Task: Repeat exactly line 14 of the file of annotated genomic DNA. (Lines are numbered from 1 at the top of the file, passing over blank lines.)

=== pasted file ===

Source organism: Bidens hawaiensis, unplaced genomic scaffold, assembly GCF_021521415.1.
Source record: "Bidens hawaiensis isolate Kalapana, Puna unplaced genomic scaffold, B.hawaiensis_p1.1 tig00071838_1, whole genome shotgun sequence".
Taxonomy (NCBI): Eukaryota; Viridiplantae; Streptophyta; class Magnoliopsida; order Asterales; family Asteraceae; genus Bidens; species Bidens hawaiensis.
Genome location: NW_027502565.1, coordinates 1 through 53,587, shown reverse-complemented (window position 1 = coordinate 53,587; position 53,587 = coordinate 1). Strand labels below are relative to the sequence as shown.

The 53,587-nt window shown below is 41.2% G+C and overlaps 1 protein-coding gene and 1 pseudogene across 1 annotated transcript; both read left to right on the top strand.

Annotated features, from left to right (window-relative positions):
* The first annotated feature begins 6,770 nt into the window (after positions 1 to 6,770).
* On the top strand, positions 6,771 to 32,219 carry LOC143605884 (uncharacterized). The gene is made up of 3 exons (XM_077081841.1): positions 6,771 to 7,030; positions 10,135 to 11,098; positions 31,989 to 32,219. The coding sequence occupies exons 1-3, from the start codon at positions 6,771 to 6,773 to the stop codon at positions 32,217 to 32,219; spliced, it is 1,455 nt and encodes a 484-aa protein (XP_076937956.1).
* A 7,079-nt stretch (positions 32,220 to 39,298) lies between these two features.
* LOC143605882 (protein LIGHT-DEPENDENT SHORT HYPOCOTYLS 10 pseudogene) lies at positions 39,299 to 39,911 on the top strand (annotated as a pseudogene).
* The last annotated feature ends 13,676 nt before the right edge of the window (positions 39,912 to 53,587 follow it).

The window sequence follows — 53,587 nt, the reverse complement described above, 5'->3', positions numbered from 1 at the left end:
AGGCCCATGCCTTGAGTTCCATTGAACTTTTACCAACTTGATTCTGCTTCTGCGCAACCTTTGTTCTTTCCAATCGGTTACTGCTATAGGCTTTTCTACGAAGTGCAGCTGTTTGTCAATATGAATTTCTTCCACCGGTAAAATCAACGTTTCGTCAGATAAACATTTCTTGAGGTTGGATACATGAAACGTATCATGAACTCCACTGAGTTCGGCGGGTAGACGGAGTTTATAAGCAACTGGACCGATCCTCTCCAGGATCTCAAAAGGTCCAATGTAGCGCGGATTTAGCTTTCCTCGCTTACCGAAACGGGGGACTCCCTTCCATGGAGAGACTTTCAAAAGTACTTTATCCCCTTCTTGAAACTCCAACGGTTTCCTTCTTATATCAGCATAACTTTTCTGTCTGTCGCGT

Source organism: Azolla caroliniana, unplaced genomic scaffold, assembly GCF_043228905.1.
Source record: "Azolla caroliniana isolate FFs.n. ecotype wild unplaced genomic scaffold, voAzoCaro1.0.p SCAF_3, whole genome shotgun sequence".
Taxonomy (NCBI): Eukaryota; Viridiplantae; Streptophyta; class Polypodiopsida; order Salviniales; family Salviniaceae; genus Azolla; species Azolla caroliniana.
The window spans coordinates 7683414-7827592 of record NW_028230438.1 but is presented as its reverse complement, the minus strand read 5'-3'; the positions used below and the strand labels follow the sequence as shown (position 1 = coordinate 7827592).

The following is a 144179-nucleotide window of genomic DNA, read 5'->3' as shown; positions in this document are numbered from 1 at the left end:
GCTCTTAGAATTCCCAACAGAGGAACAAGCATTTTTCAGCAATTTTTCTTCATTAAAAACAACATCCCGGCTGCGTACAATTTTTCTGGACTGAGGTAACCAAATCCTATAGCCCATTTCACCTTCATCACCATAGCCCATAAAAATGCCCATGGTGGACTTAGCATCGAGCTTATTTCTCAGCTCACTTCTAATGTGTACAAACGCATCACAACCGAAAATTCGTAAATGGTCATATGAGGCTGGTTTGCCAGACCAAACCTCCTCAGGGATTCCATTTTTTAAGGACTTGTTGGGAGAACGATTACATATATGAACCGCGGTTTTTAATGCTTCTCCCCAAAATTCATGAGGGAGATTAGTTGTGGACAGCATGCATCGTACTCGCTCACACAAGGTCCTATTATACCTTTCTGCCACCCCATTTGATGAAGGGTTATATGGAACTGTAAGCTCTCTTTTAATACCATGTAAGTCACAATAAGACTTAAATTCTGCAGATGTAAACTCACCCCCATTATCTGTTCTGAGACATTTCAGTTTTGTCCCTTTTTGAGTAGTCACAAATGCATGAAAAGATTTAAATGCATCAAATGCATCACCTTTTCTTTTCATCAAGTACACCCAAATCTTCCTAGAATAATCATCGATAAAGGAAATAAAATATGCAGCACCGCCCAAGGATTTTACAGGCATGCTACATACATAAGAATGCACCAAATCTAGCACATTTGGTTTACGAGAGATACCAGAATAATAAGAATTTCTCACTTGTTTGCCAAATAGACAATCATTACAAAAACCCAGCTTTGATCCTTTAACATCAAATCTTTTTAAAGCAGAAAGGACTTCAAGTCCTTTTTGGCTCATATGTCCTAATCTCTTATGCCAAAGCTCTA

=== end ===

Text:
Source organism: Azolla caroliniana, unplaced genomic scaffold, assembly GCF_043228905.1.